“McCain vs. Obama/Clinton? It’s Why We Play the Games”

            In the world of sports, there’s an old saying that some experts like to invoke whenever a big upset occurs: That’s why we play the games.  In early November of 2008 we might hear this phrase applied to the world of Presidential Politics.  The Republicans seem to be working against almost every disadvantage—the economy keeps getting softer, gas prices keep getting higher, George W. Bush has been pretty low in the polls for a long time, and then there is John McCain.  He’s very…seasoned, chronologically-speaking; doesn’t inspire some conservatives; and has been as passionate about the war in Iraq as he has been dispassionate about the economy.  But lately things seem a little different.  The news out of Iraq doesn’t look as bleak, and his idea to suspend the gas tax over the summer looks like a sure vote-getter.  Liberal complaints about him have even quickened the pulse of a conservative or two.  In the minds of these conservatives, if liberals are concerned then he must not be so bad.

            Still these things shouldn’t matter given what the Democratic candidates can offer, which is the idea of change to a public that seems to want that.  This makes it all the more frustrating for liberals that neither Barrack Obama nor Hillary Clinton can take care of their primary business, and they’re weakening their party’s chances for success in the process.  What should be especially maddening for Democrats is not so much the damage they’re inflicting on each other, but the damage they’re inflicting on themselves.  It makes sense that they’re going to bruise each other a little as they go for the prize, but their self-inflicted wounds have been hard to understand, much less defend.

Exhibit A is the Clintons and the sniper story.  One could fairly argue that honesty has always been a question mark with the Clintons.  But many were tempted to look the other way, as long as the economy was good, Bill Clinton’s charisma was so evident, and Hillary Clinton was the pinup, um, person, for the Modern Woman.

            But Hillary is running for President now, and Democrats are not at this point putting all of their eggs in the Clinton basket, so hard looks can be taken.  Hillary lied about being under fire in Bosnia in 1996.  She told the same lie several times and only recanted when video showed the truth.  Bill Clinton reopened the can of worms when the press was starting to move on.  He defended his wife, which was nice, but he lied while doing so.  He said she “misspoke” once.  First of all, both Clintons seem to possess a rather creative interpretation for the meaning of the word “misspoke,” which of course brings back memories of the former President’s unique definitions of other, more common terms like “sexual intercourse” and “is.”  This is not the kind of help his wife needs.  The second problem is with Bill Clinton’s statement that she only told the story one time, which recycled press reports that she told it several times—at different times in the day—then when she finally backpedaled, she said she was tired.  His lies put her lies back under the microscope.  Finally, Clinton suggested that her lapse was related to the fact that she was sixty years old.  That was his defense—that she’s getting old and forgetful?   I thought he wanted to get back into the White House.  Maybe I’m wrong.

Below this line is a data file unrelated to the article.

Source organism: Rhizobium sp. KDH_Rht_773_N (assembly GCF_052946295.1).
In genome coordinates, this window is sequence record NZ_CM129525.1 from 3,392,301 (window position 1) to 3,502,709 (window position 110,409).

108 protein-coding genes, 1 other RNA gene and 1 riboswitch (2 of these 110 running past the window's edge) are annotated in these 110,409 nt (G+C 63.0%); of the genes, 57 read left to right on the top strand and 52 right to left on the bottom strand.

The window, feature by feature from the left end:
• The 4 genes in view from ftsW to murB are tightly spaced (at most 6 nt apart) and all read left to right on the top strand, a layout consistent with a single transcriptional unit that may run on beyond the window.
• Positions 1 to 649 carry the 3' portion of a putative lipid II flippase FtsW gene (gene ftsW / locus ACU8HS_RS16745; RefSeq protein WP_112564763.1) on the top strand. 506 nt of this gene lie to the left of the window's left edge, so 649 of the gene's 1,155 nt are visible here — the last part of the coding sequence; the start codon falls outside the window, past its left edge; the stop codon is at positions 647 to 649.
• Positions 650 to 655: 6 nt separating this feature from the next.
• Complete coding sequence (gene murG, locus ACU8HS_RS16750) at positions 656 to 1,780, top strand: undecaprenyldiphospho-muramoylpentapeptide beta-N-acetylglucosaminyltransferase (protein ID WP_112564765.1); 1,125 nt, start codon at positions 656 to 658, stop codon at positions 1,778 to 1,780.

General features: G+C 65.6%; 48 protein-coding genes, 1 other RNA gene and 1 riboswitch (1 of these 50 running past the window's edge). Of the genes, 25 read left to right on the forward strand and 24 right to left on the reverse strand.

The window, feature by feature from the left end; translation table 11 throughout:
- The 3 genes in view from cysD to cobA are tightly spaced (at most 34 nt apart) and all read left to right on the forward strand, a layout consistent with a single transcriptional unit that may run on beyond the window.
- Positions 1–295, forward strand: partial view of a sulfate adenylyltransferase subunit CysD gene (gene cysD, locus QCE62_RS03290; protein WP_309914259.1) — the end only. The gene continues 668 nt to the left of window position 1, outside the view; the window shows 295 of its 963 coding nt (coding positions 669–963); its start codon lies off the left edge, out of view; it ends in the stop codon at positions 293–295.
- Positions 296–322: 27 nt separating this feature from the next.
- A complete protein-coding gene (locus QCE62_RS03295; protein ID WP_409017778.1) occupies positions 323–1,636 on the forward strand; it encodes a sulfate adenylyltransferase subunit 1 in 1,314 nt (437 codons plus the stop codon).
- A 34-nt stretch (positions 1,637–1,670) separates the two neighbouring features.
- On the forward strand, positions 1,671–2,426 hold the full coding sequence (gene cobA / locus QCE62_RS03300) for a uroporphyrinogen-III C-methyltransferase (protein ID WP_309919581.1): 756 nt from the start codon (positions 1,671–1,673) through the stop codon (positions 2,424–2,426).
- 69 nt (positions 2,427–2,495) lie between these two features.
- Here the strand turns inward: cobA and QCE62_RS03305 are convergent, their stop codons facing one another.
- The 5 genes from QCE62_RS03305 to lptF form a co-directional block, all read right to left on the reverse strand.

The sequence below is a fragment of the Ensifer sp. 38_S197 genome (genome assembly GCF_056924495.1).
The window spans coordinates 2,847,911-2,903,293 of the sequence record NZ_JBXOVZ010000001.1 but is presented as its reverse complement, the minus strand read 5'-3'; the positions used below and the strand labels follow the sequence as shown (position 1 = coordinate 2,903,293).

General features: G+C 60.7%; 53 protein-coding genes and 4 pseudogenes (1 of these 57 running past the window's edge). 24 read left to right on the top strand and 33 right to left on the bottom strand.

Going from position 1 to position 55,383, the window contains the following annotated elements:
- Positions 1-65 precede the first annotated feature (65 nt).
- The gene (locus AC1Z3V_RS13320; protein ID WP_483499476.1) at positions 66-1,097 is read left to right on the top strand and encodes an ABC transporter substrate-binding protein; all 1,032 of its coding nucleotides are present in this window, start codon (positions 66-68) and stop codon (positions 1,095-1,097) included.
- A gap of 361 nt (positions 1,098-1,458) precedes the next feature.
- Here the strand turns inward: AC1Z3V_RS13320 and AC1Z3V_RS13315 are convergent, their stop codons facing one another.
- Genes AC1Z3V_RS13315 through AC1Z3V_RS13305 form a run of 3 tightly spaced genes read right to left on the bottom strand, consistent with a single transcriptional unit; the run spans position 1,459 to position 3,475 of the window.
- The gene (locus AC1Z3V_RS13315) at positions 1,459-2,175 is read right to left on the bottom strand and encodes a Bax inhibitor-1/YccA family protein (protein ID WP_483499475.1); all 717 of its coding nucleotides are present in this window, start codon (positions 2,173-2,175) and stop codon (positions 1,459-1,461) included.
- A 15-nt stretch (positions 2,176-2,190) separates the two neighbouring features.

Exhibit B is Obama explaining to (presumably anti-gun, secular-minded) rich San Franciscans that blue collar workers are mad about the economy, so they cling to guns, religion, and anti-immigration/racist attitudes.  You know, the idea that people worried about their job security don’t want to compete with a rising number of immigrants sounded logical.  The notion that a bad economy makes people want more liberal gun laws is truly baffling.  It sounds like the kind of thing one says about outsiders when one is surrounded by people sharing a common prejudice.  In other words, it really does sound, as Clinton and McCain both said, “elitist.”  Finally, saying that bitter people cling to religion, while not 100% inaccurate, is really just a negative stereotype.  Hillary Clinton’s comment that she is religious but not because she is bitter could be “amen-ed” by literally millions of Americans.  And, as with Bill Clinton’s take on the Bosnia story, Obama’s comments give legs to yesterday’s news.  Maybe Obama believes that bitter people cling to the church because for 18 years he listened to the pastor of his church, Jeremiah Wright, preach bitter sermons.

The bottom line is this: the two Democratic candidates are taking attention away from their strengths and in the process have turned a supposedly sure victory into a toss up.